Got a home business plan? Here’s what to do next


Got a home business plan? Here's what to do next

Do you dream of running a business from home? Being able to manage your own working hours without the tiresome commute may be a goal for many, but what do you need to do to make your home business plans a reality?

In the last ten years, the internet has transformed home businesses. Thanks to social media platforms, it has become easier than ever to get in touch with the people who want to buy your products or services — without ever having to leave your sofa. The internet revolution has also cut the cost of a business startup: there’s no need for an expensive ‘bricks and mortar’ store. Instead you can start small, go online, test out your ideas and expand. Despite this shift, there is more to running a home business than you might think. Understanding the basics, however, will allow you to save costs, time and effort in the long run.

Formation: limited company or sole trader?

When you are thinking about starting a company, you need to decide which formation type would best suit your business. You could register as a sole trader, work in a partnership or form a limited company. While a sole trader may seem the simplest way to start, it can limit the growth of your business. For example, as a sole trader, there is little distinction between you and the business. This means that any business debt your business accrues becomes your personal debt. Alternatively, a partnership is a good option if you will be working with someone else. You can create an agreement about how the business will work which can save problems down the line and a limited liability partnership can also help to protect your personal assets.

Forming a limited company has a number of advantages. For a start, your personal finances are separate from the business. And once your home business starts to generate more income, limited company status will allow you to be paid some income as an employee, and the rest as dividends. This means that you (and your accountant) can work out the way that is most advantageous to you in tax terms.

Managing your finances

You may think that you don’t need an accountant if you are just starting a small business from home, but gaining specialist financial and legal advice when you start a business can have long-term benefits. For example, an accountant could advise you on how to claim some of the expenses of running your home against your business, saving you money in the long-term. Additionally, if you decide to set up as a limited company, you’ll need to prepare annual accounts each financial year. These are filed with HMRC as part of the company tax return and will be sent to all shareholders and Companies House. A limited company must also file a Confirmation Statement with Companies House, which includes information about the directors, shareholders and registered office. Having an accountant on-hand to give advice in these instances may be crucial to getting these important jobs done correctly.

In contrast, sole traders are not legally required to have or file annual accounts, but they do still have to keep a record of business expenses and income to fill in their tax returns. So whichever formation structure you choose for your business, invest some time in speaking to an accountant and a bookkeeper about the services they offer. As your home business grows, you might find it’s more efficient to spend your time developing the business, than keeping the books.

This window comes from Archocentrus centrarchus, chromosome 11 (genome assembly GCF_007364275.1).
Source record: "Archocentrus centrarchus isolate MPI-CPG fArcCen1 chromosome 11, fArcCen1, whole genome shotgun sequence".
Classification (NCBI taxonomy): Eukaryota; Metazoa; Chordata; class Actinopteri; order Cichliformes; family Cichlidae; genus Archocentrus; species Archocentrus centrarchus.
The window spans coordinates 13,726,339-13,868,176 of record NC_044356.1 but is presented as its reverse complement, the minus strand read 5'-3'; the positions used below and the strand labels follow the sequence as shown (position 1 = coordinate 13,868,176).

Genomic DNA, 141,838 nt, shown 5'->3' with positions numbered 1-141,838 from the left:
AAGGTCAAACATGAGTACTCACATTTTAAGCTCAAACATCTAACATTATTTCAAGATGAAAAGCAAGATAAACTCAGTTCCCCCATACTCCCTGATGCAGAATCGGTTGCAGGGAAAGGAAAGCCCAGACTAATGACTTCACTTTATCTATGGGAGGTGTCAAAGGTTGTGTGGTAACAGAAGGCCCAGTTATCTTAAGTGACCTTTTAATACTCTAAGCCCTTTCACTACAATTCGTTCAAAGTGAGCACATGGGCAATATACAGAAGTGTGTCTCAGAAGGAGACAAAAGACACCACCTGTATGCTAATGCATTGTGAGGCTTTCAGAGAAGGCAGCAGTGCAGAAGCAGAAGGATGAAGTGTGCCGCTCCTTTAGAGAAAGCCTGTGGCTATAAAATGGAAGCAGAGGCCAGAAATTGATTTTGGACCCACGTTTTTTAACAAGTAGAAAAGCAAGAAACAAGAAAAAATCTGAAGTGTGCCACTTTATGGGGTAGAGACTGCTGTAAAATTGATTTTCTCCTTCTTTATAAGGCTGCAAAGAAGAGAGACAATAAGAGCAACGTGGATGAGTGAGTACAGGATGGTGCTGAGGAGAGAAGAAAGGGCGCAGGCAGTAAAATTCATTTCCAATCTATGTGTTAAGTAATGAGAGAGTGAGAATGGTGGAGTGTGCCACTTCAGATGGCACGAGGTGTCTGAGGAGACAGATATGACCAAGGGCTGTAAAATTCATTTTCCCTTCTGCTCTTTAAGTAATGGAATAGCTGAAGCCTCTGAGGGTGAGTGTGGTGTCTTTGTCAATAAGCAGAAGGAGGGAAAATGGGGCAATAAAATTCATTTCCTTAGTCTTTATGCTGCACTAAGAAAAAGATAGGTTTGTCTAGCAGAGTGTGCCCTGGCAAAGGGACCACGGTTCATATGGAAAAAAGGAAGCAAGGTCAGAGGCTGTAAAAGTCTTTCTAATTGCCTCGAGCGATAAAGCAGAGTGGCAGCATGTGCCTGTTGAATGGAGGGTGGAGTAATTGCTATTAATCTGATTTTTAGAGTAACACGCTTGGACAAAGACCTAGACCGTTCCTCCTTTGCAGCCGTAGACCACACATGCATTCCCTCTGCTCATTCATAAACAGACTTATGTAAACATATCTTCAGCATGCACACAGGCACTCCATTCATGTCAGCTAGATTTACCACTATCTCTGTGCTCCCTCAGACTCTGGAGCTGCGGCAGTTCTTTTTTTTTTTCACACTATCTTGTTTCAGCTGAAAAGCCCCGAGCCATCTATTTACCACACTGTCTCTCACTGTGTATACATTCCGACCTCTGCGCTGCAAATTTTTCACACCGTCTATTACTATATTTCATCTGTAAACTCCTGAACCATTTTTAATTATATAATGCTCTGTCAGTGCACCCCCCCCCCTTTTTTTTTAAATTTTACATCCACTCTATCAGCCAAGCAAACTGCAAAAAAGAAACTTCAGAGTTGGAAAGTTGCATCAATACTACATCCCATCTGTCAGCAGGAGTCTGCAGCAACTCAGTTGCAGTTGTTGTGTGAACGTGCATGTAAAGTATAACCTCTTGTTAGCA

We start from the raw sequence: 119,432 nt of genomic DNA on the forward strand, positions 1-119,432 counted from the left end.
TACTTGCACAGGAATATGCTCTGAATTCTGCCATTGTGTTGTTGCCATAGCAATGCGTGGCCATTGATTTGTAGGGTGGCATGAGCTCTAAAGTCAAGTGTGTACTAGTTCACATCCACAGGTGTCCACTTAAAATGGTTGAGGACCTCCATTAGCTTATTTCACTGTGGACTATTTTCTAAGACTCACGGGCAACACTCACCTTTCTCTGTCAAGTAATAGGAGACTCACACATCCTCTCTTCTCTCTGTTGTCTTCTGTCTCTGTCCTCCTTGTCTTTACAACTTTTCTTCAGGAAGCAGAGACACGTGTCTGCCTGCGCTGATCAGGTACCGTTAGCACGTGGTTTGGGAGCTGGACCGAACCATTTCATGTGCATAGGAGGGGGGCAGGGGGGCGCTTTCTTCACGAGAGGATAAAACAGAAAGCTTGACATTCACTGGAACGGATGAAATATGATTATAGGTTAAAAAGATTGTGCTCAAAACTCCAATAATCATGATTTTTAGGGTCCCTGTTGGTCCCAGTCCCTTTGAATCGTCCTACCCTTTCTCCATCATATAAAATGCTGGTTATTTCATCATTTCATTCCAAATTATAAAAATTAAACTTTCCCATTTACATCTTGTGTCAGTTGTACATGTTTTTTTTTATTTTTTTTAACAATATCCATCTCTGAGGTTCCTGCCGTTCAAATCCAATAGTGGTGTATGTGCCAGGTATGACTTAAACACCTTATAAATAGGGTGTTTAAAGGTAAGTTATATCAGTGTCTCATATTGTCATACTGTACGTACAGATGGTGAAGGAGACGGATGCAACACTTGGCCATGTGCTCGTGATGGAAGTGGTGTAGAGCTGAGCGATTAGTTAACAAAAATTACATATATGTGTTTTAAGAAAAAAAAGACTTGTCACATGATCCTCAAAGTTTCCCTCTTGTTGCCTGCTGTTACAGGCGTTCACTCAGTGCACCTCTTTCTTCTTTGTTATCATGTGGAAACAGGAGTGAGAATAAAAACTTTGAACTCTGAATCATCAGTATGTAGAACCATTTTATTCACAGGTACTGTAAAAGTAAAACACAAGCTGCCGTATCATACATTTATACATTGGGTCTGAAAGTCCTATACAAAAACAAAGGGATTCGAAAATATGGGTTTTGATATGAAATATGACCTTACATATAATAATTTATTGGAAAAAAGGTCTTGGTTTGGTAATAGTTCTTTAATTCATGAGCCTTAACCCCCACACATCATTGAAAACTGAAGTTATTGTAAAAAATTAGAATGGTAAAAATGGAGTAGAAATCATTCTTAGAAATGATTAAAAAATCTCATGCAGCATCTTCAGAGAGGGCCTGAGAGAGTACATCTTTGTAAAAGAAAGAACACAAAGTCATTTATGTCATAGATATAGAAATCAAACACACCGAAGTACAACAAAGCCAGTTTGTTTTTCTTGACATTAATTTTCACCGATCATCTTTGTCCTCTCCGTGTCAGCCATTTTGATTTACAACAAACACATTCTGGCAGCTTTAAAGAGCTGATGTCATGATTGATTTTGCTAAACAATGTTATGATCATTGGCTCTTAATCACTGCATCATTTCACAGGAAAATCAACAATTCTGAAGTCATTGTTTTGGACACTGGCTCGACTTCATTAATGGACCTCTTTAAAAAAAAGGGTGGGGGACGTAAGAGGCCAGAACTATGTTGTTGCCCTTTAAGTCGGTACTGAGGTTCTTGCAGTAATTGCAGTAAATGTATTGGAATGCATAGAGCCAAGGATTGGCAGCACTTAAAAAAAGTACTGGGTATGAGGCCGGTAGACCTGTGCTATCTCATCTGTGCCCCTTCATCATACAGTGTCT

Don’t forget business insurance is still a necessity, even if your business is based at home. You need to cover your stock and equipment, and if you have people visiting you at home, you’ll need public liability insurance to make sure that you are not liable to any accidental injuries (you never know). You should also notify your home insurance provider as operating a business from home will inevitably affect your policy. There are also specific insurance policies available if you have employees, and professional indemnity insurance is a must if you offer professional services.

Marketing your home business

With all the paperwork in place, you can start thinking about how to reach the people who want to buy your products or services. A website is a real must nowadays, and a presence on Facebook, Twitter or Instagram can help your business reach customers where they are browsing already. Fortunately, there are a number of templates that allow you to easily set up a website at little or no cost. Don’t forget that your IT needs may become more complex as your business grows, and a simple startup site may need developing into a custom website, specifically tailored to your business. However, remember to not get ahead of yourself when it comes to marketing. Spend your time analysing consumer buying habits first so you can develop a broad picture of who need to target in order to sell. Do they value sustainability, for example? Being able to answer these questions will allow you to tailor your marketing efforts from the start. And, from there, refine as you go.

Depending on the type of business you offer, however, traditional methods such as distributing leaflets locally and putting up posters can also pay off. Back this up with good old-fashioned business cards and leaflets for happy customers to pass on to friends. There is much more to marketing, which you can discover in our dedicated business advice resource.

Starting a home business is straightforward once you get the initial paperwork in place. Whether you need accounting consulting to assist with formation, or help setting up your website, Companies Made Simple are on hand to take some strain off the process. You can learn all about our company registration packages right here.


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